Psychological Self-Help

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What are the points here? (a) If depressed, try to recognize the
losses you may be responding to. (b) Realize the intimate connection
between your values and your regretted losses. (c) Try to reduce your
losses, if possible. And, perhaps, join community efforts to reduce
other peoples' losses--and thereby reduce your own losses. 
Genetic-physiological-chemical 
Ancient drugs, like reserpine, cause depression; others, like heroin
or opium, cause elation. So there is reason to suspect that some
naturally occurring "chemical factors" in the brain could influence
depression. Also, the environment is a factor, consider "blue Mondays"
and wintertime depression (relieved by full-spectrum lights). Likewise,
as we will see, genetic factors clearly play a role, at least in the most
serious forms of depression. Even proneness to minor stress and mood
swings may be partially inherited. And, physical treatment, like electric
shock, may reduce depression. My point again is: the causes of
depression are complex and only partially understood. 
Note: every once in a while, some amazing finding comes along
that shakes your thinking about a mental disorder. (Often the finding
is an accidental outcome which doesn't hold up over time, so know
about the finding but be cautious.) Very recently (2001) a press
release by Stanford University psychiatric team reported that the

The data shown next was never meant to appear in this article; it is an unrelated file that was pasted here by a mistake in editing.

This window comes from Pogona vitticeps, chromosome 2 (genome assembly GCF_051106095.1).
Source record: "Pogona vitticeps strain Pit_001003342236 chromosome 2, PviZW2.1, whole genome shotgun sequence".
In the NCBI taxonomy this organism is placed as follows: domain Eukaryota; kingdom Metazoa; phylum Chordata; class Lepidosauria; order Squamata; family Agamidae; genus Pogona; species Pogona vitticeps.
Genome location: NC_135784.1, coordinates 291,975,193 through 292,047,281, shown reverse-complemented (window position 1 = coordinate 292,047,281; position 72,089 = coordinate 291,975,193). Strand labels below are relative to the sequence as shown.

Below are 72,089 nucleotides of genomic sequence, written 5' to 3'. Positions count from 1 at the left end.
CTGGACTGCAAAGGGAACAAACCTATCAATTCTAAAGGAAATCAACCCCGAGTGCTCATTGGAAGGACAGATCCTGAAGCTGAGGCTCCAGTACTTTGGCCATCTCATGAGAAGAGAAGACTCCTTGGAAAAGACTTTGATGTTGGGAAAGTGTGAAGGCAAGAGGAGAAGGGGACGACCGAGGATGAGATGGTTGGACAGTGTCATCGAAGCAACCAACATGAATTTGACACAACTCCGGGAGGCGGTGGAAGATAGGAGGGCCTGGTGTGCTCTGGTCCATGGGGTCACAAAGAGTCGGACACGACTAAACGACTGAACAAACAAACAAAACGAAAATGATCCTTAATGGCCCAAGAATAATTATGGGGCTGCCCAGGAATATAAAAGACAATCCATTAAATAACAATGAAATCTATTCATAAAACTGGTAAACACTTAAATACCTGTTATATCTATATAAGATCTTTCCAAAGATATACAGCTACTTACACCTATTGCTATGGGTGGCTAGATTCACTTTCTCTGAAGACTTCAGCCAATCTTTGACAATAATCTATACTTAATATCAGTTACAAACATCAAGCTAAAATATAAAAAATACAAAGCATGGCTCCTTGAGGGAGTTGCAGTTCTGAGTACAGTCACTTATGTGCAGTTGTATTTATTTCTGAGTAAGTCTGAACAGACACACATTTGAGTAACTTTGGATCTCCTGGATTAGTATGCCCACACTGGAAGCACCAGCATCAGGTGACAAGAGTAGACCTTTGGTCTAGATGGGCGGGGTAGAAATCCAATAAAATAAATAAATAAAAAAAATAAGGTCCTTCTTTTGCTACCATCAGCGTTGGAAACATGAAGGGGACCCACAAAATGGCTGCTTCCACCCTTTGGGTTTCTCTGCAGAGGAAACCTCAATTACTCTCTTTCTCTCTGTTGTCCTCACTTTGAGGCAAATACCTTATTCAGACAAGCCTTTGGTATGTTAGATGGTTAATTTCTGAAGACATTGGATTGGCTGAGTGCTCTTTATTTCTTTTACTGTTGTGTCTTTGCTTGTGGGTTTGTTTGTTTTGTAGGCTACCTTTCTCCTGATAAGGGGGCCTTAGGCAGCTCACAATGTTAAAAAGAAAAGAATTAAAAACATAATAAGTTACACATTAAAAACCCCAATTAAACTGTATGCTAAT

abortion pill RU-486 had reduced serious psychotic depression
symptoms within four days for five women. These women were not
pregnant, so this isn't related to having an abortion. The theory is that
a hormone, cortisol, is associated with psychotic depression and RU-
486 blocks the brain's receptors for cortisol. The drug seems to only
help this one disorder. Interesting. More studies are being done. Stay
tuned. 
Studies of identical twins, fraternal twins, adoptees, and several
generations within a family, suggest that your general level of
depression is partly inherited but not your level of happiness
(discussed in introduction). Your conscious efforts can influence
happiness regardless of the messages from your genes. However, if
one identical twin has a serious depression, the other twin has a 65%
chance of being depressed. Since 35% of the time one twin did not
become depressed, one could ask to what extent did the nondepressed
twin overcome his/her genes? We don't know. Maybe the depressed
twin is suffering from psychological causes. Again, we don't know but
in dizygotic twins the chance of the other twin getting depressed is
only 14%. Kendler, et al (1993) estimates that genes account for 41%
to 46% of the variance in depression. Clearly, depression runs in
families. The genes and the family environment are both involved, but
several studies find that it is individual specific-environmental factors
that influence depression and not shared family events, such as the
death of a parent. 
How physiologically do the genes, environment, and drugs
influence depression? Current speculation is that these factors
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